Davis is not the only judge to have expressed concern over the size of the penalties. In another case that went to trial last year, Joel Tenenbaum, a Boston University student from Providence, R.I., was ordered to pay $675,000 to four record labels for downloading and distributing 30 songs. However, U.S. District Judge Nancy Gertner declined to force him to cease his criticism of the recording industry and copyright laws, despite the recording industry’s request.
Gertner also urged Congress to consider changing copyright law. “There is a deep potential for injustice in the Copyright Act as it is currently written,” she wrote. “There is something wrong with a law that routinely threatens teenagers and students with astronomical penalties for an activity whose implications they may not have fully understood.”
It is unclear whether Davis’ decision to reduce Thomas-Rasset’s fine will be helpful to Tenenbaum.
As a general rule, these judgments are very fact-specific, Randy M. Friedberg, counselor at White & Williams, told the E-Commerce Times. “What happens in one case doesn’t necessarily have anything to do with another case, even if it appears to be similar.”
The judge was able to reduce the damages in Thomas-Rasset’s case because the parties filed motions after the jury’s decision that put the question in the judge’s hands, Doug Panzer, an attorney with Caesar, Rivise, Bernstein, Cohen & Pokotilow, told the E-Commerce Times.
“The relevant motion in this case, is the a ‘motion for remittitur’ filed by Thomas-Rasset — a motion to reduce damages,” explained Panzer. “In the Eighth Circuit, where the Minnesota courts sit, the court has the ability to grant a motion for remittitur when the damages are ‘excessive and shocking’ and ‘shock the conscience of the court.'”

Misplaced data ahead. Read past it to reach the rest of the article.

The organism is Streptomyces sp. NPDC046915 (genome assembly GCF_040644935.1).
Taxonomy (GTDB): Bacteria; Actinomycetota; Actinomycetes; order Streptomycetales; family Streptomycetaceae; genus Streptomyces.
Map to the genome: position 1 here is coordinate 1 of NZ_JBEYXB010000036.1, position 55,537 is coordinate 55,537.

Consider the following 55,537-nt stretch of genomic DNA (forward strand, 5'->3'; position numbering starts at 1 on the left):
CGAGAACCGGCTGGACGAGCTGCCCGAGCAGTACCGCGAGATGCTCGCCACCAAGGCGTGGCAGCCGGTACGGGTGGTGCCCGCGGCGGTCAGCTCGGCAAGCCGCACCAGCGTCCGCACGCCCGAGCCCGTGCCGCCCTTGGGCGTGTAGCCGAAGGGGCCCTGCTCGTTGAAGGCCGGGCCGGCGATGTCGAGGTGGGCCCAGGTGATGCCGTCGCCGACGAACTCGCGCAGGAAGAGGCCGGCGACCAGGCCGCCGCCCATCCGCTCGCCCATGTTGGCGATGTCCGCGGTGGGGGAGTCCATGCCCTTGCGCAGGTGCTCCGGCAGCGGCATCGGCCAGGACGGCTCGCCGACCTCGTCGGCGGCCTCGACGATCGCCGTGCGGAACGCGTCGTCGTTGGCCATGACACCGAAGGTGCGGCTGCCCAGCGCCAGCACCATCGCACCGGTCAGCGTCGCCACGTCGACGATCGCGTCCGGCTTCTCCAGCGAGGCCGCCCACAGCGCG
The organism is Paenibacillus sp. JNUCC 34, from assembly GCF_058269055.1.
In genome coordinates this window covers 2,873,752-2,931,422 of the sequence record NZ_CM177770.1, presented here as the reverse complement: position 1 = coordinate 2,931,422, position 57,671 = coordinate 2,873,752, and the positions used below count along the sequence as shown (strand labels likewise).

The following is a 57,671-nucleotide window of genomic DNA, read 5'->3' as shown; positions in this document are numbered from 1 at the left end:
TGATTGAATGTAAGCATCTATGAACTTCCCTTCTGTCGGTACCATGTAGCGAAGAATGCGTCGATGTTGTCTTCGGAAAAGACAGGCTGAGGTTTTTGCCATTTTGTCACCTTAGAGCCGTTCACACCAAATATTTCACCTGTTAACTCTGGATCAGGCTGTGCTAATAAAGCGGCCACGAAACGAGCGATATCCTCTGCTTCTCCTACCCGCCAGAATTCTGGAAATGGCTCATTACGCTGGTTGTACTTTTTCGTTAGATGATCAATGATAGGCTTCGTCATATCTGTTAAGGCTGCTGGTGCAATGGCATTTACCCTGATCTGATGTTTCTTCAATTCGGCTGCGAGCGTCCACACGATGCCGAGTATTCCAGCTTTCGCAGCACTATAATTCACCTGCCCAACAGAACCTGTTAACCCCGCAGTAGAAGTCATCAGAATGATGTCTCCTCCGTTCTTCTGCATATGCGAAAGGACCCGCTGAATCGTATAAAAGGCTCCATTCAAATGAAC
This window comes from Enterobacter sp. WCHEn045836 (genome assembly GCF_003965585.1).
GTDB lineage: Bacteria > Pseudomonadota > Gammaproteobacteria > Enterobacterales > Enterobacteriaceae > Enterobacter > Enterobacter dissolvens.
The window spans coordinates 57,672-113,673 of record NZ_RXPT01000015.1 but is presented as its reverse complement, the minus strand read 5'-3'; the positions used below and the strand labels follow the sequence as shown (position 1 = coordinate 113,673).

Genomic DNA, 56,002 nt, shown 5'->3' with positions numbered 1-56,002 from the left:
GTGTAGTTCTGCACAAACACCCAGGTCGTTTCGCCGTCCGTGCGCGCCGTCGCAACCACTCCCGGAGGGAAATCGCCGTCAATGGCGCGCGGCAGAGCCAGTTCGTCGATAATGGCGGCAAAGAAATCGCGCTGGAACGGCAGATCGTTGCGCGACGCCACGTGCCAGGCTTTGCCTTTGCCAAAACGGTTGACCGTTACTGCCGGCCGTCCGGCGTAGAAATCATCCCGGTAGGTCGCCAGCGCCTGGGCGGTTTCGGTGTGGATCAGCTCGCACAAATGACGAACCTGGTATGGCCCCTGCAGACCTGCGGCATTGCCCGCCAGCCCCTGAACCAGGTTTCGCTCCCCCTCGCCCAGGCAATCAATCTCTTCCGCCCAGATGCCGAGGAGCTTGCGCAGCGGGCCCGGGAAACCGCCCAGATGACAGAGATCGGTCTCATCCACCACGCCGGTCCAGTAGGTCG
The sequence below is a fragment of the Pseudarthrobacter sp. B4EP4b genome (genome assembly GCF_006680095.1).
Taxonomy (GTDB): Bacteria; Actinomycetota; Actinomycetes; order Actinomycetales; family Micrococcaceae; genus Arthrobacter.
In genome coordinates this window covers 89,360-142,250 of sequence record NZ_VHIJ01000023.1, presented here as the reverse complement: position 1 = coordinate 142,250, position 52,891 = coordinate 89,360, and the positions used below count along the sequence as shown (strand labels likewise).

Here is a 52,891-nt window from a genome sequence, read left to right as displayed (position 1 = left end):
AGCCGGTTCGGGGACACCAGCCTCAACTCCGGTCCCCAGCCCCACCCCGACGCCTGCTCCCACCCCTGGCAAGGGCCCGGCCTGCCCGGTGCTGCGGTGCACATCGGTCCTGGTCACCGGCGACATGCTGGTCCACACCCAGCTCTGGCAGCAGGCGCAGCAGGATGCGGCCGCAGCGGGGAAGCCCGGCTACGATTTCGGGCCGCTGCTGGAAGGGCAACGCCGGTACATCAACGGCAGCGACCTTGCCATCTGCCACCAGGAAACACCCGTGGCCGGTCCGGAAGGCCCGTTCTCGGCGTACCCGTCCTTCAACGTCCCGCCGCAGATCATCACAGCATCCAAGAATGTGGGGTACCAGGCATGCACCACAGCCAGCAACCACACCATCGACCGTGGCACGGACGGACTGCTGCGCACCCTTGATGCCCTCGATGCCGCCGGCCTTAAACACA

At the same time, the judge might also have been considering the deterrent effect of a multimillion-dollar fine, Panzer said. “What deterrence results from jury verdicts that are so huge that people simply say ‘well, they’ll never get that from me in a million years, so what’s the big deal?’ By reducing the damages to an amount that Thomas-Rasset can actually be on the hook for, it makes people say ‘that could be me.'”
A New Calculation
When he reset the penalty, the judge didn’t simply pick the number he thought was right, Panzer added. “Judge Davis’ opinion — which is very well reasoned — takes into account the jury’s damage award, the statutory language on damages and on willfulness, Thomas-Rasset’s status as a ‘non-commercial’ party, and the relation of the damage award to the actual damages suffered by the recording companies.”
Davis started with the minimum statutory copyright infringement damages of $750 per song, which he found was not enough because the statute provides for increased damages when the copyright infringement is “willful” and the jury had, indeed, found the infringement to be willful, Panzer said.
“He then looked to a laundry list of statutes — including the Digital Millennium Copyright Act — which increase damages to three times for willful violations. He thought that was reasonable. That brought the damages to $2,250 per song.”
As for the effect this may have on Joel Tennenbaum, Panzer noted that the RIAA pointed to that case as evidence that large awards are reasonable. However, Davis said that while other jury verdicts may be of some interest, you have to take into account that each case is judged on its own facts by a separate jury made up of individual minds.
The Boston litigants may not get too far in trying to use the language in the Minnesota opinion to their advantage, Panzer concluded. “That being said, I wouldn’t be surprised if the new damages award in the Thomas-Rasset case set a standard for any future, similar cases — although, hopefully, we’ve seen the end of this circus. It hasn’t proved to be good for anyone involved.”